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By TIM BOOTH
AP Sports Writer
RENTON, Wash. (AP) - The joke is that Seattle wide receiver Doug Baldwin is always angry, always carrying a chip on his shoulder from being overlooked.
The truth is that while Baldwin plays with that intensity from going undrafted coming out of college, he's also a fervent student of the game, knowing where he can find openings in coverage.
``He's very good at reading defenses,'' Seattle quarterback Russell Wilson said. ``He thinks he's the quarterback sometimes.''
After a 2012 season during which Baldwin was constantly trying to overcome nagging injuries, his performance in the season opener last Sunday showed off the abilities that the Seahawks came to value during his rookie season. Baldwin had seven catches for 91 yards against the Panthers, and most important to the Seahawks offense, five of those receptions went for first downs.
Four of those five first-down receptions came when the Seahawks were facing third down, including completions of 25, 13 and 13 yards.
``He has this ability to change directions that makes him extremely quick and that suddenness is what gets him open but then it goes to the savvy that he has and the time he's spent working with Russell,'' Seattle coach Pete Carroll said. ``Those guys really are relying on seeing things in the same fashion and being able to take advantage of the opportunities.''
Seattle wanted to see that relationship between Baldwin and Wilson flourish last season. Baldwin was coming off a rookie campaign where he was the first undrafted rookie to lead his team in receiving since 1960 after he caught 51 passes for 788 yards and four TDs.
But Baldwin refused to take any time off after his rookie season. He believed he constantly had to work, constantly had to be looking over his shoulder for a more established receiver with better credentials to come along and take the spot Baldwin earned his rookie season.
The result was a series of nagging injuries that made Baldwin just a bit player last season as the Seahawks offense evolved and flourished. He caught only 29 passes and never more than four in any game while missing two games due to injuries.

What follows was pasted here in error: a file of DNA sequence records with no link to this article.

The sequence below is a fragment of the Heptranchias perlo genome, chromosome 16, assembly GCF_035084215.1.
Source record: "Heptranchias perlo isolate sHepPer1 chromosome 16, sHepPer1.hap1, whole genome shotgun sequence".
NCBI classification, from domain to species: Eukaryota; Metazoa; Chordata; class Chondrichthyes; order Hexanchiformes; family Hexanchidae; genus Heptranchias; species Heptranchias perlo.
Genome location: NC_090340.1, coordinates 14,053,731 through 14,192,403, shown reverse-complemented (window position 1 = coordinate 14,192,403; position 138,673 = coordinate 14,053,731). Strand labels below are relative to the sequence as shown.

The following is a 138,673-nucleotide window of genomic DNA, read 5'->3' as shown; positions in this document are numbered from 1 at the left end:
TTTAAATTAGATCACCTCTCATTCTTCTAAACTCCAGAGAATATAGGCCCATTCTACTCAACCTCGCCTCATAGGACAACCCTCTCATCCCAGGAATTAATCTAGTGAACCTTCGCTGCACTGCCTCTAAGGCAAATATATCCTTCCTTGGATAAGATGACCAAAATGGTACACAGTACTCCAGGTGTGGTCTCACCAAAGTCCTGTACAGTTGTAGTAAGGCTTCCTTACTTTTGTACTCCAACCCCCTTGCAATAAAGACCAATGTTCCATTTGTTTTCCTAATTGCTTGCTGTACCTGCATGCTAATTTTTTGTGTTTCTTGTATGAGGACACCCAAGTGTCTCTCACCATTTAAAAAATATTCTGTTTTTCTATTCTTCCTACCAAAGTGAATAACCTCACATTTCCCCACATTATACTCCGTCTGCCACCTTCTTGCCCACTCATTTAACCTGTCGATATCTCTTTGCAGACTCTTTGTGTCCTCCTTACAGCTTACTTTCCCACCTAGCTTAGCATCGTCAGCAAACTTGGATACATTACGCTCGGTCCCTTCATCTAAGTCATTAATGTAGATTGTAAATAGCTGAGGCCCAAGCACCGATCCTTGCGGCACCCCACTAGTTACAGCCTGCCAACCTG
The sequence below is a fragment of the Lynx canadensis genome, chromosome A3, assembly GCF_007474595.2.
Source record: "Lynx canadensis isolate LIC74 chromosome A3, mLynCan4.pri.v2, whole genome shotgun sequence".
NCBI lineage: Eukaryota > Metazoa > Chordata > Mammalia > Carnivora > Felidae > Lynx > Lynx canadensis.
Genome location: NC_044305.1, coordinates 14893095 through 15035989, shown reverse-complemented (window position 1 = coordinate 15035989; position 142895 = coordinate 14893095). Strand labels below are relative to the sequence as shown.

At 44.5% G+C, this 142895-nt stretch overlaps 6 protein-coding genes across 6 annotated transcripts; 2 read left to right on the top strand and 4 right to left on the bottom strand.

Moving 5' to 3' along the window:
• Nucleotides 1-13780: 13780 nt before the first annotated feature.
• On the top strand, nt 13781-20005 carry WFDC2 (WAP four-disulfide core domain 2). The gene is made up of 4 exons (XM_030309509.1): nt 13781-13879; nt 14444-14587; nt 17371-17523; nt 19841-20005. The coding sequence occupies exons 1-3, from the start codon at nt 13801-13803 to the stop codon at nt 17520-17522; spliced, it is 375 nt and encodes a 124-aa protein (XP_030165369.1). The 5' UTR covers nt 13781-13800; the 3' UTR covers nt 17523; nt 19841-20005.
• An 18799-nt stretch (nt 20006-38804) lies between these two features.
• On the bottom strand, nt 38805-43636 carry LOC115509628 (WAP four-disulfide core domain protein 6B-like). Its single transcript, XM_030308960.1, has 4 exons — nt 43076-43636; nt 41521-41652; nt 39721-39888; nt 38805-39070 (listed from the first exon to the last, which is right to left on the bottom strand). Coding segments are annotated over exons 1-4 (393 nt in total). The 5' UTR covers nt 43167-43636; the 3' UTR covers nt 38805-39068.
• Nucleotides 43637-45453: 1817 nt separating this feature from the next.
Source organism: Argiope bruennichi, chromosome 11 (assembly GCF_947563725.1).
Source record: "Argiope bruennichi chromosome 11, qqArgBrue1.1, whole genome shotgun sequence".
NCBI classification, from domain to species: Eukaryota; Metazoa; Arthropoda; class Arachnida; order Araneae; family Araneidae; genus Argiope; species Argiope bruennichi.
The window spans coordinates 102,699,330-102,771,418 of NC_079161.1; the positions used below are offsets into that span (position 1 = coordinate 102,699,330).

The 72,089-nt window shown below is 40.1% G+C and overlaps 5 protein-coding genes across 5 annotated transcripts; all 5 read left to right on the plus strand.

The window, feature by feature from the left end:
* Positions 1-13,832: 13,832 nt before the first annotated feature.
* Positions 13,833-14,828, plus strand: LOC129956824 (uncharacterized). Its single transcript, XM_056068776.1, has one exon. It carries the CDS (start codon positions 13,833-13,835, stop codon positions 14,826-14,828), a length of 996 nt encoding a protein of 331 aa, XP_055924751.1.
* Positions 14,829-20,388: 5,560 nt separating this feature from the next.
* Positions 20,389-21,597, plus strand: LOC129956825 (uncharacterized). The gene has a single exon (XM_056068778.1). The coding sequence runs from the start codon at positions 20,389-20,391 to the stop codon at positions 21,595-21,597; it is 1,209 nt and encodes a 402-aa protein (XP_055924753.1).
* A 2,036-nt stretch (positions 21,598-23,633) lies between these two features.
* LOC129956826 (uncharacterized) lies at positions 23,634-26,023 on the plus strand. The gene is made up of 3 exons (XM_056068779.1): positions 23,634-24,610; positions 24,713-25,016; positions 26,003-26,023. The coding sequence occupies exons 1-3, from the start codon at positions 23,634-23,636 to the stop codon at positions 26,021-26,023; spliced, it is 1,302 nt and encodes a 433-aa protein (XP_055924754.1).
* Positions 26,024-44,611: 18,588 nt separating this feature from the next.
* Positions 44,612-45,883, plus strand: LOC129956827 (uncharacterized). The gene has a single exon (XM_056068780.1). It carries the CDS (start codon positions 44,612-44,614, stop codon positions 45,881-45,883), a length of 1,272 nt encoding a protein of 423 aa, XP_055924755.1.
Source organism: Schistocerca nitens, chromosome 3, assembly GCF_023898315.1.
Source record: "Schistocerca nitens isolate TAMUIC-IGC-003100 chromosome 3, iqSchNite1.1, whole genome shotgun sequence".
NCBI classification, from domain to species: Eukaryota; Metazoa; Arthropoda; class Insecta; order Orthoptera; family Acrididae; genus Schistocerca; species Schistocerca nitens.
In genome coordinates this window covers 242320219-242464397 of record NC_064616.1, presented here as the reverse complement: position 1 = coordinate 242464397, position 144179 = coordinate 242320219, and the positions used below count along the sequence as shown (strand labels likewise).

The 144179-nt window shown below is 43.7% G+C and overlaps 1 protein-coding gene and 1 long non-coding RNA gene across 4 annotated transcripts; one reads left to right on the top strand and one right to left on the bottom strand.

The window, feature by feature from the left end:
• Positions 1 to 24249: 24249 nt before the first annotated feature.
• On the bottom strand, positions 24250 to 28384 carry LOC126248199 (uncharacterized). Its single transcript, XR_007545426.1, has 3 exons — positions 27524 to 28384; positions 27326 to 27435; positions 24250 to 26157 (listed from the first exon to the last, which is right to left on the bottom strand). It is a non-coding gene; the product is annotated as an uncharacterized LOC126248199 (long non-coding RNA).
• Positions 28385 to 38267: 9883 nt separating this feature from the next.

Baldwin gave himself permission to take a break this offseason and went into training camp healthy. He was already expected to be the Seahawks' slot receiver, but removed any possible doubts with a solid training camp where he displayed his ability to read and react to what Wilson wants to do in the passing game.
The connection the duo has is most evident in scrambling situations, where the original play breaks down and the Seahawks rely on Wilson's athleticism to keep the play alive. Sometimes Wilson keeps the ball himself and churns out yards on the ground. Most of the time he's looking to get the ball downfield quickly.
When Wilson scrambles, it puts extreme stress on Seattle's offensive line not to commit a blocking penalty. It also taxes the receivers who must continue to work downfield trying to get open. No play last week stood out as much as Baldwin's sideline tiptoe catch of Wilson's risky, hopeful throw while being pressured.
``The previous play that we had goes out the window,'' Baldwin said. ``We're just focused on trying to get open, trying to get to our scripted spots where Russell will be looking when he gets out of the pocket. ... Basically, it's just playing backyard football, trying to find a place to get open, trying to find a spot for Russell to see us so that he can deliver the ball effectively.''
Baldwin now gets the chance to show just how much he's involved again in Seattle's offense against his favorite opponent - his former coach at Stanford, Jim Harbaugh, and the 49ers. Baldwin has four touchdowns against the 49ers, including two of his three receiving TDs a season ago in the Seahawks' 42-13 rout of San Francisco last December.
``I don't know what it is,'' Baldwin said with a grin. ``I just think the game plan happens to fall into my hands on that week.''
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